Innovate or die.
That’s what we read or hear in some shape or form everyday. The creative have found fancier ways of saying the same thing tied to ROI or other acronyms that we generally associate with gloom over possibilities of good. Like death and taxes, innovation is inevitable, even if it happens kicking and screaming. Of course, it doesn’t have to be this way! This guide will show you how you can positively influence innovation in your team, department or organization through something you do everyday: learning.
When I say learning, I’m not just talking about the minimal required training and development activities that are more of an onboarding or annual performance management tick box. I’m referring to the sum of work experience paired with the people, environment and knowledge that you socialize, internalize and synthesize within your everyday life. Innovation can be a walk in the park if that’s where you connect the dots between “I wonder” and “I will” to spark the unexpected in your organization. That walk in the park may be online learning from your industry peers in the comfort of your own home or office.
Now may be where you say, “But we’re already really creative as an organization and come up with great ideas all the time.” Two things:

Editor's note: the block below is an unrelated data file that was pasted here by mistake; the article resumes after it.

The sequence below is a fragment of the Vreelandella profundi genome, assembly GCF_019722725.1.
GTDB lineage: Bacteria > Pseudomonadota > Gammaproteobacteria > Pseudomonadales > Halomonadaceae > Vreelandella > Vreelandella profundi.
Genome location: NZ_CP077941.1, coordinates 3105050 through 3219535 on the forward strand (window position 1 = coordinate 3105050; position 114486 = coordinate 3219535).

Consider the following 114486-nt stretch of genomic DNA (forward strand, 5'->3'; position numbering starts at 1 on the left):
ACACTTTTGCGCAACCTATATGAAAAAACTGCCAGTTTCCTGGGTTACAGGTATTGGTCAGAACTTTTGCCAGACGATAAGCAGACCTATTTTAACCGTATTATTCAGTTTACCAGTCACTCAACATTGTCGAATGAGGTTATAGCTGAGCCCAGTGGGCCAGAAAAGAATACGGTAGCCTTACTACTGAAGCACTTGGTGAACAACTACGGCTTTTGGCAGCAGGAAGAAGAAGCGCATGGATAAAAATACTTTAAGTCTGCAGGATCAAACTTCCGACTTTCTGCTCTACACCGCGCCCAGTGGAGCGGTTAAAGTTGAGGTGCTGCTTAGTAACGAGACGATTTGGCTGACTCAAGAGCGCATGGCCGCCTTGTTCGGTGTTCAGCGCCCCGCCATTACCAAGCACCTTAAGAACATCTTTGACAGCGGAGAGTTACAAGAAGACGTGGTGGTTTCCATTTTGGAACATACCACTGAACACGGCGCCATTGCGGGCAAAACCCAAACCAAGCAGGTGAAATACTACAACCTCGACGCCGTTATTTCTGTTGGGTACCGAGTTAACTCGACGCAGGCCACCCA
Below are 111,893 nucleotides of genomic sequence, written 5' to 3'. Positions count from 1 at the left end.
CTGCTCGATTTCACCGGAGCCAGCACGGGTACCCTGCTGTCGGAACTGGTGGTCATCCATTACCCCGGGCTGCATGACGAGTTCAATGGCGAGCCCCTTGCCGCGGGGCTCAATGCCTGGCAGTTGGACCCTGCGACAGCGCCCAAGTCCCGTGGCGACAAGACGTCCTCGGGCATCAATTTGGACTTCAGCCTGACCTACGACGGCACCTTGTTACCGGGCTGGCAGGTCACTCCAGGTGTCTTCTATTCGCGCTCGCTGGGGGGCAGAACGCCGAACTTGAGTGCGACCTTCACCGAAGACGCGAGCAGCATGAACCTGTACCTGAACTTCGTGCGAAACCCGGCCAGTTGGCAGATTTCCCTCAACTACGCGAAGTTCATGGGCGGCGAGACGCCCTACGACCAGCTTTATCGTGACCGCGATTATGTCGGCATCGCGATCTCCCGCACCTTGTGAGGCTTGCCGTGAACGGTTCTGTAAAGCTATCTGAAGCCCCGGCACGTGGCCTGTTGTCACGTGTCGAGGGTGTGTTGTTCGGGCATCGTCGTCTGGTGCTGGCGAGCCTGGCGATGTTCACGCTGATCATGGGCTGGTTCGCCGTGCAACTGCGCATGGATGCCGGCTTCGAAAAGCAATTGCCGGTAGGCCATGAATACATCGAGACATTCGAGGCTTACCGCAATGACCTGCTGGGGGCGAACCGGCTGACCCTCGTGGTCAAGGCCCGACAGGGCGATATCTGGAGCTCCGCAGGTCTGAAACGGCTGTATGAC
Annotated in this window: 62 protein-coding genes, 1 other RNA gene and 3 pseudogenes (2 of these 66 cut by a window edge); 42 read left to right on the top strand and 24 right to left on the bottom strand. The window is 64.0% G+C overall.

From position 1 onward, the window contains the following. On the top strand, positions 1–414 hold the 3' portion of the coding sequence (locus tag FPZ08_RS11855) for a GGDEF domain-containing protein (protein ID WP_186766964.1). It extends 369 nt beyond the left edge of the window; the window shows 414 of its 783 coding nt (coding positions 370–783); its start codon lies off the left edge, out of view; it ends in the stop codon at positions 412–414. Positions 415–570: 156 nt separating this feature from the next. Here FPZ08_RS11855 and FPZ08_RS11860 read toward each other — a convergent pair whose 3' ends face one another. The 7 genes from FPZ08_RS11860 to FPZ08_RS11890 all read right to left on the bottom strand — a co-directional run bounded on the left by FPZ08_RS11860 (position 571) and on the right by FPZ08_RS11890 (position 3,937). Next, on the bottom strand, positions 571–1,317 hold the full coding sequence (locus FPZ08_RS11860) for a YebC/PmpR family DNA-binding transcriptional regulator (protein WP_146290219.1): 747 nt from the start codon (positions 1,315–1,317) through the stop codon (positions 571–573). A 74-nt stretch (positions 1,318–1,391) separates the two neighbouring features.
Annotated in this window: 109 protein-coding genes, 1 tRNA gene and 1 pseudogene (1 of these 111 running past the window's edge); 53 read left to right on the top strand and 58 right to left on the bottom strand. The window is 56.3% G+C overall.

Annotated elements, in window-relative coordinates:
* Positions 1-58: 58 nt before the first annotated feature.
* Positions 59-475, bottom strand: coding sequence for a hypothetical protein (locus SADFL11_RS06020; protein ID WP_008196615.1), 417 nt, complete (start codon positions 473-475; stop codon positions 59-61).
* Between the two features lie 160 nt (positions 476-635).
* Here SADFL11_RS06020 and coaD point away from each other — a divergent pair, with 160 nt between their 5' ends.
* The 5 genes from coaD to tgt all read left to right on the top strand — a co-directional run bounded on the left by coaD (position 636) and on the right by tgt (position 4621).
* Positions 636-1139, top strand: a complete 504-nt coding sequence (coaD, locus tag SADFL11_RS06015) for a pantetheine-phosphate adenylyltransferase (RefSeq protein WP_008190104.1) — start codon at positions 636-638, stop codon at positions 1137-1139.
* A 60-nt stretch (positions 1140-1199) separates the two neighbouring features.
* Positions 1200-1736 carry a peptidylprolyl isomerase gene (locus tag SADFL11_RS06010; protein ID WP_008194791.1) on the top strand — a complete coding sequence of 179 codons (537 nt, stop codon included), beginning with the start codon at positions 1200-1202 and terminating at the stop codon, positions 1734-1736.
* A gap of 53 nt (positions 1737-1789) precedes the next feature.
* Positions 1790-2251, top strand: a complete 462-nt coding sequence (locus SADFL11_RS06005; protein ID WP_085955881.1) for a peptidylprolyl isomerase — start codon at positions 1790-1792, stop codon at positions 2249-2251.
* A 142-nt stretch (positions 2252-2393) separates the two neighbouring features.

1. Creativity and innovation are not the same thing
2. Leaders (yes, I'm calling you out) are pretty great at designing barriers to innovation.
Hopefully you’re an exception to what I call “The Big But Dilemma,” the insecurities associated with doing something different and deviating from the status quo. A fear-based mindset is not abnormal when you need to make a significant shift, and this guide has been designed to help liberate you from the six types of selftalk that will keep you stuck on the hamster wheel of dilemmas.
First things first, what is innovation? Simply stated, innovation is value generation in the form of processes, products and services that enhance quality of life. Innovation is meaningful—it makes things easier, happier and less complex so that we can spend more time doing what we want to do, and less time trying to make more time.
Make sense? Creativity, while empowering innovation through the ability to approach what we have always known in new and novel ways, doesn’t necessarily produce value-yielding outcomes. Thus, innovation is the application of creativity resulting in greater value.
Okay, so innovation creates new value, but why now? Why not now? In her most recent book “The New Social Learning” author, business strategist and TED Mentor Marcia Conner captures it perfectly: “In a world of rapid change, we each need to garner as much useful information as possible, sort through it in a way that meets our unique circumstances, calibrate it with what we already know, and re-circulate it with others who share our goals.”
Innovation is in and of itself the outcome of learning at its finest. Furthermore, we are living in an era where social proof is king. Facebook depicts activities your “friends” are engaged in and asks you to click and explore it. It can help you decide if an activity is right for you or create the awkward feeling that you’re missing out on something incredible.